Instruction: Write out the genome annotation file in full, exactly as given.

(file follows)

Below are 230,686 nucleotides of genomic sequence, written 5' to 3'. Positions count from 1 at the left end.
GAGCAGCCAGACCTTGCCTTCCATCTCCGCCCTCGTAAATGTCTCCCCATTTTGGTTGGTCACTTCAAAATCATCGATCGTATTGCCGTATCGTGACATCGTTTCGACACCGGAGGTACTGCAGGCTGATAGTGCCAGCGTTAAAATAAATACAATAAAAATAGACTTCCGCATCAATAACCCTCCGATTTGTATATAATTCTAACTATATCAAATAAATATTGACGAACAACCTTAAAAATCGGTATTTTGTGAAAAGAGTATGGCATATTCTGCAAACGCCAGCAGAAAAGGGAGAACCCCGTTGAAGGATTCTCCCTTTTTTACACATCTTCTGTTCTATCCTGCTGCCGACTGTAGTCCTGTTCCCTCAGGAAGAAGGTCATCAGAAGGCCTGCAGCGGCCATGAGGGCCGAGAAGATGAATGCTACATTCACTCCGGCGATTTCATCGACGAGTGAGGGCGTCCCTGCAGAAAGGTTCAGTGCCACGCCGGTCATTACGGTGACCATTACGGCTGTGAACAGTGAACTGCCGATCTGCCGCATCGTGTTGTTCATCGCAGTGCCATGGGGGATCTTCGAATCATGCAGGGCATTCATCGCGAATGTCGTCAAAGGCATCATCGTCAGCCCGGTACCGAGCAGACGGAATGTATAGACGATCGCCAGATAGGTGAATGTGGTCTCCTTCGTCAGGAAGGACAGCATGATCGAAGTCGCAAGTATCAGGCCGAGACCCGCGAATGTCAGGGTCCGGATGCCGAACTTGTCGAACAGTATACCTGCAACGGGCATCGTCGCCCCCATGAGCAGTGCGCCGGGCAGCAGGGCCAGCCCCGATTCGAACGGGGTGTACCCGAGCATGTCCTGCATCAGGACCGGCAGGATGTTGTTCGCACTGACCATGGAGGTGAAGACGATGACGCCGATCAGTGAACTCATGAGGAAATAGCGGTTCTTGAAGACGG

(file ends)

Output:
Below are 230,686 nucleotides of genomic sequence, written 5' to 3'. Positions count from 1 at the left end.
GAGCAGCCAGACCTTGCCTTCCATCTCCGCCCTCGTAAATGTCTCCCCATTTTGGTTGGTCACTTCAAAATCATCGATCGTATTGCCGTATCGTGACATCGTTTCGACACCGGAGGTACTGCAGGCTGATAGTGCCAGCGTTAAAATAAATACAATAAAAATAGACTTCCGCATCAATAACCCTCCGATTTGTATATAATTCTAACTATATCAAATAAATATTGACGAACAACCTTAAAAATCGGTATTTTGTGAAAAGAGTATGGCATATTCTGCAAACGCCAGCAGAAAAGGGAGAACCCCGTTGAAGGATTCTCCCTTTTTTACACATCTTCTGTTCTATCCTGCTGCCGACTGTAGTCCTGTTCCCTCAGGAAGAAGGTCATCAGAAGGCCTGCAGCGGCCATGAGGGCCGAGAAGATGAATGCTACATTCACTCCGGCGATTTCATCGACGAGTGAGGGCGTCCCTGCAGAAAGGTTCAGTGCCACGCCGGTCATTACGGTGACCATTACGGCTGTGAACAGTGAACTGCCGATCTGCCGCATCGTGTTGTTCATCGCAGTGCCATGGGGGATCTTCGAATCATGCAGGGCATTCATCGCGAATGTCGTCAAAGGCATCATCGTCAGCCCGGTACCGAGCAGACGGAATGTATAGACGATCGCCAGATAGGTGAATGTGGTCTCCTTCGTCAGGAAGGACAGCATGATCGAAGTCGCAAGTATCAGGCCGAGACCCGCGAATGTCAGGGTCCGGATGCCGAACTTGTCGAACAGTATACCTGCAACGGGCATCGTCGCCCCCATGAGCAGTGCGCCGGGCAGCAGGGCCAGCCCCGATTCGAACGGGGTGTACCCGAGCATGTCCTGCATCAGGACCGGCAGGATGTTGTTCGCACTGACCATGGAGGTGAAGACGATGACGCCGATCAGTGAACTCATGAGGAAATAGCGGTTCTTGAAGACGG